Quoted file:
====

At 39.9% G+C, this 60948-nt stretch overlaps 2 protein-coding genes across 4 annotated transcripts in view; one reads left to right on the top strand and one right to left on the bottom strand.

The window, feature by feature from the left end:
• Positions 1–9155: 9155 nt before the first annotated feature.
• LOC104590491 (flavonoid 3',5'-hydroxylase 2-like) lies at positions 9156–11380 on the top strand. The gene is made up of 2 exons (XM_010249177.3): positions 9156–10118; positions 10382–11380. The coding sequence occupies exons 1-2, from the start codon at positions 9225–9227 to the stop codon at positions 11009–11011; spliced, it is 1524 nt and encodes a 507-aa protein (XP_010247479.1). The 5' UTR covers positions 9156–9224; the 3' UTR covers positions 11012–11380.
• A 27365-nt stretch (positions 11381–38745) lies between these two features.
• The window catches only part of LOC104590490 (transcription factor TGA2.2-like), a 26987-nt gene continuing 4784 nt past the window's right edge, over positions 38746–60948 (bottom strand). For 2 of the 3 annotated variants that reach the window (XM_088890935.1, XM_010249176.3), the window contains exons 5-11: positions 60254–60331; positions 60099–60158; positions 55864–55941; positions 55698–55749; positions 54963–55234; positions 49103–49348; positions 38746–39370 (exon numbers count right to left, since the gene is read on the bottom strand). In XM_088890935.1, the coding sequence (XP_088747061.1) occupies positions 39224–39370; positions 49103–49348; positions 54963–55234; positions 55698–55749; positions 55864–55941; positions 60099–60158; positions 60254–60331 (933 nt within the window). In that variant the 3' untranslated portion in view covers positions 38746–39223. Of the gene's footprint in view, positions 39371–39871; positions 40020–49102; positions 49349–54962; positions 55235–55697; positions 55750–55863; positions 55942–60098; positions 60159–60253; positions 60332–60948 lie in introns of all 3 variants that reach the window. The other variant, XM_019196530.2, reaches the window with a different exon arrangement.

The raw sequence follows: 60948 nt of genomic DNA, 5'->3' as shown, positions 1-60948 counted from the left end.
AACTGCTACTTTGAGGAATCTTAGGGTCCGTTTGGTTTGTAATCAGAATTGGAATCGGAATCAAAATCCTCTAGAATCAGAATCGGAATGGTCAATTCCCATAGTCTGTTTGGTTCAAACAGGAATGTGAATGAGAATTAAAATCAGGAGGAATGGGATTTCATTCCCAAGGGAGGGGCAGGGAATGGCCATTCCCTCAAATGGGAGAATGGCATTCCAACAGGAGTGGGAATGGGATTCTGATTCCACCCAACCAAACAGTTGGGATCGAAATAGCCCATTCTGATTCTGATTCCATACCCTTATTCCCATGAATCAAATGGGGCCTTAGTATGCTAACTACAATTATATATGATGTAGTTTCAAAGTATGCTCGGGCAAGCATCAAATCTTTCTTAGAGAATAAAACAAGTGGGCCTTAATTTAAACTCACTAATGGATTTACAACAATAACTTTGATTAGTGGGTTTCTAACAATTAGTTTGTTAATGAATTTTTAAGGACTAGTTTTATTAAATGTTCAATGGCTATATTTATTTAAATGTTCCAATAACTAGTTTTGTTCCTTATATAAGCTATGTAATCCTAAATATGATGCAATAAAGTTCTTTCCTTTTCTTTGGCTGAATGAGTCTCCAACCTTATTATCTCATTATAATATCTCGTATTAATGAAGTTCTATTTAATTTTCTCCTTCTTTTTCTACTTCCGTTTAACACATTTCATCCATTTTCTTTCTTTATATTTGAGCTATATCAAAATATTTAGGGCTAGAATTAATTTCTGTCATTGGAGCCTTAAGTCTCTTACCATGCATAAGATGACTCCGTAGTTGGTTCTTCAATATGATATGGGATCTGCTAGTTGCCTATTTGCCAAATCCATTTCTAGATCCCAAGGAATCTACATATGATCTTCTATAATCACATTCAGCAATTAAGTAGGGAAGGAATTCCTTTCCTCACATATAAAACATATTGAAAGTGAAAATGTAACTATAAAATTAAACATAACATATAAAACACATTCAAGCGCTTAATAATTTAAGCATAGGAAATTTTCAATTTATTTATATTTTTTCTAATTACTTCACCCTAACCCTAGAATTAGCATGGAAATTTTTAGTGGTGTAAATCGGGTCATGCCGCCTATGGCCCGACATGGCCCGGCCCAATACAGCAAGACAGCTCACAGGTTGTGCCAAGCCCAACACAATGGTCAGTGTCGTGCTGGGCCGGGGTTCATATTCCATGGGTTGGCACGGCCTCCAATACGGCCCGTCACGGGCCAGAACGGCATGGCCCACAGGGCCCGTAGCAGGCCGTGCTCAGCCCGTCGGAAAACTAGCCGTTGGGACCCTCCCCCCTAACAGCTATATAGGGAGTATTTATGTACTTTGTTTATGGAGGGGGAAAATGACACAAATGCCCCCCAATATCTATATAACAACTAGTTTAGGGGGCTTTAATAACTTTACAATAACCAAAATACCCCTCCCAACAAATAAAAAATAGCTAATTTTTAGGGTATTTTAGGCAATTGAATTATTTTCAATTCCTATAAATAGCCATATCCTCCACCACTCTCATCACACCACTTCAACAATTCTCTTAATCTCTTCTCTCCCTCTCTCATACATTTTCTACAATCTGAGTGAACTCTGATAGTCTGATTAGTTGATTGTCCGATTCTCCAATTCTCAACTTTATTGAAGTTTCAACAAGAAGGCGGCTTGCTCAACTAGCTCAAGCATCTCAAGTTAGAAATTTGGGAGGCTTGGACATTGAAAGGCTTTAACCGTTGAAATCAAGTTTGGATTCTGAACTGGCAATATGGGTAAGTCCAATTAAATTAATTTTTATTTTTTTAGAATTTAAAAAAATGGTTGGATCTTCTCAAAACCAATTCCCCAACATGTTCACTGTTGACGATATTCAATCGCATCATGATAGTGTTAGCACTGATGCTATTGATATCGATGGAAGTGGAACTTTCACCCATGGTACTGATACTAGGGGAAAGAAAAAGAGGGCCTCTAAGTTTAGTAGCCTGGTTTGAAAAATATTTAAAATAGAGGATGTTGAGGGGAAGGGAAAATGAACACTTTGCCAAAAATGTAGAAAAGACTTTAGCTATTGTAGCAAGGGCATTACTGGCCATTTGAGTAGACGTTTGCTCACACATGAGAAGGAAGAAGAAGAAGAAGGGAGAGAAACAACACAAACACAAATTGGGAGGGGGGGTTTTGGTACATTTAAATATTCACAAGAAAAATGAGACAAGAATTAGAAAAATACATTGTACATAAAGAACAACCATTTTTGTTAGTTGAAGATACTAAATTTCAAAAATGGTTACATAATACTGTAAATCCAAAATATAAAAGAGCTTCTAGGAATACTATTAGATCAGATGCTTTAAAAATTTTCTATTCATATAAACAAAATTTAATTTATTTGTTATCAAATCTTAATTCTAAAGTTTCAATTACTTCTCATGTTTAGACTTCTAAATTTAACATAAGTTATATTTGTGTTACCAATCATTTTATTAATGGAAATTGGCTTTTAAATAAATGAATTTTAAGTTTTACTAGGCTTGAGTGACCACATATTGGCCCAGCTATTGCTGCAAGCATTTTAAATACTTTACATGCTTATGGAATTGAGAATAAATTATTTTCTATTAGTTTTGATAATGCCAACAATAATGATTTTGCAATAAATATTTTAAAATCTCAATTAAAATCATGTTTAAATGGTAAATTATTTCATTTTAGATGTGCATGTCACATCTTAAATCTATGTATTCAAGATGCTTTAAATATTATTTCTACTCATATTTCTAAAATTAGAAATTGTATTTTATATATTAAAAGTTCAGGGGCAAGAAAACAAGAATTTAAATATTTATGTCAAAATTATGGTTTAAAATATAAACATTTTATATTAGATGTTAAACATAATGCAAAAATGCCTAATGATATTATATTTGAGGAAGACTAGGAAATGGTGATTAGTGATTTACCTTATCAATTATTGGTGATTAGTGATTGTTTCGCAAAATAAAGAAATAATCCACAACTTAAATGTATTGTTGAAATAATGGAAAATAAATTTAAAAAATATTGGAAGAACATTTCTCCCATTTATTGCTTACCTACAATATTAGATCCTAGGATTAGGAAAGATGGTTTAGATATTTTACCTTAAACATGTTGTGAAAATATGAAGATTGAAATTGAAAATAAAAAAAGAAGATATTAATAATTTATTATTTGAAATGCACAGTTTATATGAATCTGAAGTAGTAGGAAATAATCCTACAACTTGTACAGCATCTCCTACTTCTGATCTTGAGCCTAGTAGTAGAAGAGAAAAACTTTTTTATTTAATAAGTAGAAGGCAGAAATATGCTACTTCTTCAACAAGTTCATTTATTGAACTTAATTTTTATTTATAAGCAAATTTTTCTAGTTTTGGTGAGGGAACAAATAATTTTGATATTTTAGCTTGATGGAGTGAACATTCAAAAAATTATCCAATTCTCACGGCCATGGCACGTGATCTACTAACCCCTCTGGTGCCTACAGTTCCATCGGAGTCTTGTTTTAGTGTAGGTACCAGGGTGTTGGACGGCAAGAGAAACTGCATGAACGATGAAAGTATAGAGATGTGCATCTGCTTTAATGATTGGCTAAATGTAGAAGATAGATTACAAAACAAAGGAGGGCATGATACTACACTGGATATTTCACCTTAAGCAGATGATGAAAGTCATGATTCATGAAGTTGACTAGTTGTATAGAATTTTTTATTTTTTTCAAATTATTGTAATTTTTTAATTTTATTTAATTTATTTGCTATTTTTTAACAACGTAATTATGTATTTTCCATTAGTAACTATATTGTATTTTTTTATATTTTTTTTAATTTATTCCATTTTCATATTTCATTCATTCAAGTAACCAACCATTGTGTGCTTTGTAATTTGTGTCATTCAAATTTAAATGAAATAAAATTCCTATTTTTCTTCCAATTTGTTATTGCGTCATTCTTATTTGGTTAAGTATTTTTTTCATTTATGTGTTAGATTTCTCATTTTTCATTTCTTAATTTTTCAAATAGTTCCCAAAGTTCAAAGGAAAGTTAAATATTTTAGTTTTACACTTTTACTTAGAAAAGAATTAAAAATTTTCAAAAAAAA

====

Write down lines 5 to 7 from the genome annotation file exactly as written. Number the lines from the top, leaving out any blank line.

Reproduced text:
• A 27365-nt stretch (positions 11381–38745) lies between these two features.
• The window catches only part of LOC104590490 (transcription factor TGA2.2-like), a 26987-nt gene continuing 4784 nt past the window's right edge, over positions 38746–60948 (bottom strand). For 2 of the 3 annotated variants that reach the window (XM_088890935.1, XM_010249176.3), the window contains exons 5-11: positions 60254–60331; positions 60099–60158; positions 55864–55941; positions 55698–55749; positions 54963–55234; positions 49103–49348; positions 38746–39370 (exon numbers count right to left, since the gene is read on the bottom strand). In XM_088890935.1, the coding sequence (XP_088747061.1) occupies positions 39224–39370; positions 49103–49348; positions 54963–55234; positions 55698–55749; positions 55864–55941; positions 60099–60158; positions 60254–60331 (933 nt within the window). In that variant the 3' untranslated portion in view covers positions 38746–39223. Of the gene's footprint in view, positions 39371–39871; positions 40020–49102; positions 49349–54962; positions 55235–55697; positions 55750–55863; positions 55942–60098; positions 60159–60253; positions 60332–60948 lie in introns of all 3 variants that reach the window. The other variant, XM_019196530.2, reaches the window with a different exon arrangement.

The raw sequence follows: 60948 nt of genomic DNA, 5'->3' as shown, positions 1-60948 counted from the left end.